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Chronic Constipation

Sometime we forget the basics. I read a 2011 study that was a questionnaire of over 14,000 Taiwanese teens. It measured lifestyle behaviors that were most associated with chronic constipation ( defined by less than 3 defecations per week).


Not surprisingly; the most convincing risk factors for constipation with a 95% confidence interval were:


  1. Being female had an odds ratio of 2.24 (Note: Odd ratio is abbreviated as OR and means . An Odds Ratio of 2.24 suggests that the odds of the outcome occurring in the females are 2.3 times higher than the odds of the outcome occurring in non females.

  2. Increased Sedentary awake time . OR :1.00

  3. Fluid consumption <1800 mL/day. OR: 1.23

  4. Vegetable consumption <1 portion/day. OR :1.44

  5. Fruit consumption <1 portion/day. OR: 1.62

  6. Whole-grain products <50% of staple food consumption. OR 1.22


Sedentary behaviors were measured by assessing the time spent watching television, using computers or playing video games, reading , riding in a vehicle, and studying and doing homework.


There is much more I covered on this topic here. Especially the link between hormones and constipation , medications, as well as stooling positioning.


If you are constipated and fall in some of those risk categories keep reading.


For the sake of a blog post I am going to highlight some foods that you can incorporate and some lifestyle changes that you can make that are relatively easy.


Now is a good time to mention some gut foods that can help with constipation.:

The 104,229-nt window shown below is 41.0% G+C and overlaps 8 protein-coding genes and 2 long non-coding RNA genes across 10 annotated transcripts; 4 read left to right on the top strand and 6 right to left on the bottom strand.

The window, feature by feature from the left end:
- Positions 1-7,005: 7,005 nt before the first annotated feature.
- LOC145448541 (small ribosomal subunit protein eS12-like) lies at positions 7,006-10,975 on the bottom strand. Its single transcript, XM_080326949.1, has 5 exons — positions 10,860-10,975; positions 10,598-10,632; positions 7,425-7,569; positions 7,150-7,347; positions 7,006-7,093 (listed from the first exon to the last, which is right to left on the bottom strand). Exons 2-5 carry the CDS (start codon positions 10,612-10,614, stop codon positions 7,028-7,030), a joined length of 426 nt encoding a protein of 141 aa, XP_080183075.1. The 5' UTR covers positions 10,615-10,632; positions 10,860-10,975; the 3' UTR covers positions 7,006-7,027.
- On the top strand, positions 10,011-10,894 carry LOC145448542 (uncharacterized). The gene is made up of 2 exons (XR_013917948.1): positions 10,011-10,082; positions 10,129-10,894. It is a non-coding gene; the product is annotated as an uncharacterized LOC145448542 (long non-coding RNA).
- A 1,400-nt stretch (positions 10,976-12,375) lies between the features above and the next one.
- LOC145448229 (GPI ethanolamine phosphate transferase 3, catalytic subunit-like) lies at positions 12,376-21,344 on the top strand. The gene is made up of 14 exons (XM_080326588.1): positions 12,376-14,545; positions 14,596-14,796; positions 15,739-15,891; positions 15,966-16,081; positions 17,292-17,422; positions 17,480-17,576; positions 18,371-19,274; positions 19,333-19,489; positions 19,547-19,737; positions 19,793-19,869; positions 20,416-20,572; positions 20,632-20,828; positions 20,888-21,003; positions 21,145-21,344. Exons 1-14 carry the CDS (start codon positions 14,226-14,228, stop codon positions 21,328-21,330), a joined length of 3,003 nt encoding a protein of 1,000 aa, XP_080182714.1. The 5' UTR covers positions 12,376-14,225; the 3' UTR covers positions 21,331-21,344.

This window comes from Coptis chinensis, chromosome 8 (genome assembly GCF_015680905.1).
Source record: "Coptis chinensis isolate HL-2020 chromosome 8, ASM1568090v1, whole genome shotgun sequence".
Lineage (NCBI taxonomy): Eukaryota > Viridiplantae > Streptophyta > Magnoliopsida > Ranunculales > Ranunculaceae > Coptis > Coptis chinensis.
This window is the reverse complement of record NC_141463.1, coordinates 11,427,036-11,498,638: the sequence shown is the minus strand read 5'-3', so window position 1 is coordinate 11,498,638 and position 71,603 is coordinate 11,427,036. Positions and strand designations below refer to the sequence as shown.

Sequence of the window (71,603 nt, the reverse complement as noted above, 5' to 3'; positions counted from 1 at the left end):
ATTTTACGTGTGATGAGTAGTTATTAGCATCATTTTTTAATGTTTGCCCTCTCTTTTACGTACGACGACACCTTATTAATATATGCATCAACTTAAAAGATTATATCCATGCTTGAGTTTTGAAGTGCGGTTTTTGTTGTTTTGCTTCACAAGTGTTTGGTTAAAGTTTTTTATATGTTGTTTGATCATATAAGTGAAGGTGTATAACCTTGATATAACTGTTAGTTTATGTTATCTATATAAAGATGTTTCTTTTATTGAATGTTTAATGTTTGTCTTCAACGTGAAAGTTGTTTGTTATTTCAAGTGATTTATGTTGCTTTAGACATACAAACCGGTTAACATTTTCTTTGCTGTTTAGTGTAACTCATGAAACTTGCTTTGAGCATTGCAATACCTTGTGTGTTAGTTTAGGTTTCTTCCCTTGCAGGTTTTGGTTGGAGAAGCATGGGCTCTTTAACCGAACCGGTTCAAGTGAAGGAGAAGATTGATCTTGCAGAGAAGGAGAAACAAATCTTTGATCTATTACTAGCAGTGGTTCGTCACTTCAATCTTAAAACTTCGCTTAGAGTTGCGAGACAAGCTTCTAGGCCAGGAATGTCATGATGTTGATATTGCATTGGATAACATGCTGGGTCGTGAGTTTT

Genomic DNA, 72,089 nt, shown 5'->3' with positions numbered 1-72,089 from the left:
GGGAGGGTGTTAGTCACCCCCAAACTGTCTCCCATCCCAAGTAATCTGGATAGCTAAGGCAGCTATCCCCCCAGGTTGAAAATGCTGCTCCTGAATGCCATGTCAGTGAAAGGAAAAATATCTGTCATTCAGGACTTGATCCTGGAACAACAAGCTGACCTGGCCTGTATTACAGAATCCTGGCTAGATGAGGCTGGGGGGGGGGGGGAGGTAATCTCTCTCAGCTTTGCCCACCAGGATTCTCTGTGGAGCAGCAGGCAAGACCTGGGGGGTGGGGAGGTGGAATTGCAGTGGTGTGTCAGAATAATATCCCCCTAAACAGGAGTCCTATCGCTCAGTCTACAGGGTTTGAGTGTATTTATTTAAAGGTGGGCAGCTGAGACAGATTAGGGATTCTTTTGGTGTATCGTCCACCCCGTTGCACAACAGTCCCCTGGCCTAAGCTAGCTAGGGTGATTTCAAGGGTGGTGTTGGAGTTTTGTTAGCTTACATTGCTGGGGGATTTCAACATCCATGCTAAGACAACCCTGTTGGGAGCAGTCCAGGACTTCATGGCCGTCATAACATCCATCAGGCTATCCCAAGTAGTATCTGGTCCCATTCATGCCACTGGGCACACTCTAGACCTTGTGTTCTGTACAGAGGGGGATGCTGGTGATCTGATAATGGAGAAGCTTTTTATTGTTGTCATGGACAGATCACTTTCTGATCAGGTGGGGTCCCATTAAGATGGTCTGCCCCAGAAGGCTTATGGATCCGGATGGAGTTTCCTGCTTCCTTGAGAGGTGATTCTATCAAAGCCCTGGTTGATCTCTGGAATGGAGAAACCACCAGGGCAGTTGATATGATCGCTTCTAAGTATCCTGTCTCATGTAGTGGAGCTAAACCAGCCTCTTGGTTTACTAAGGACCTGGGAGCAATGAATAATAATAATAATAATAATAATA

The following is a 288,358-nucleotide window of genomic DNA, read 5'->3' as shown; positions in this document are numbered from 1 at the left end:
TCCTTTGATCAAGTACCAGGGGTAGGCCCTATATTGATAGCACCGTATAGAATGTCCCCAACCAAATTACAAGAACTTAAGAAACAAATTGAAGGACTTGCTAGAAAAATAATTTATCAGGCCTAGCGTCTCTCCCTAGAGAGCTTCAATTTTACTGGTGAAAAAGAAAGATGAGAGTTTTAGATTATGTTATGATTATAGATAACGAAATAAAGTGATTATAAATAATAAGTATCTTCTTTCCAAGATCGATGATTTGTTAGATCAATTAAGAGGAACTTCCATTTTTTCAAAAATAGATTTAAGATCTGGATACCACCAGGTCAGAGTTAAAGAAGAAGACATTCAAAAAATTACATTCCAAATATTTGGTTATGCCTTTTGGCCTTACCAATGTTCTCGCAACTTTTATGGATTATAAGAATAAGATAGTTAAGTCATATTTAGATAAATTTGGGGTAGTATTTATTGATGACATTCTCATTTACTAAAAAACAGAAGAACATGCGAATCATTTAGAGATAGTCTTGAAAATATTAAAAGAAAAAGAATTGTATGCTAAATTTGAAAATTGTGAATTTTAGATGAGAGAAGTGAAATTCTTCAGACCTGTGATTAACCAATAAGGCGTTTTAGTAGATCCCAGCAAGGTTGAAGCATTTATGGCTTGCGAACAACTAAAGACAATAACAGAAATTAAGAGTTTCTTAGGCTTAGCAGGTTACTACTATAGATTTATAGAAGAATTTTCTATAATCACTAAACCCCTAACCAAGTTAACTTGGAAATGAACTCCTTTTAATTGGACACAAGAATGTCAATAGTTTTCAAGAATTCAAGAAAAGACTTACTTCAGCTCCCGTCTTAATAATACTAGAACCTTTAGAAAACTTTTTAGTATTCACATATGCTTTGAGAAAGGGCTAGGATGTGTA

1. Unpeeled carrots is #1 on my list. The cellulose and resistant fibers helps quite bit with the bulk of your stool. I find that 2 large unpeeled carrots per day does the trick. (Of course wash the carrots, but don’t peel them)

  2. Almonds. Both almonds and almond skins. About 23 almonds twice per day seems to be the right dose. Almonds skin polyphenol seem to be the active component. Almonds increase fecal Lactobacillus spp and Bifidobacterium spp and decreased b-glucuronidases. If you are scared to eat this much because you are worried about weight gain; then maybe just try 23 almonds per day with some of the other suggestions.

  3. Figs. They have been used in studies to increase fecal weight and moisture. The dosing was about 6 figs per day.

  4. Raisins 120 grams per day have been shown to increase fecal weight, decreased intestinal transit time, and increase Short Chain Fatty Acid production.


Of course there are others; but these can be started tomorrow with little effort or expense.


Now, onto the discussion of sedentary lifestyle… with an emphasis on NEAT .


Driving , desk work, ordering in, shopping, delivery, hiring out for yard work, web meetings are mainstays in today's society.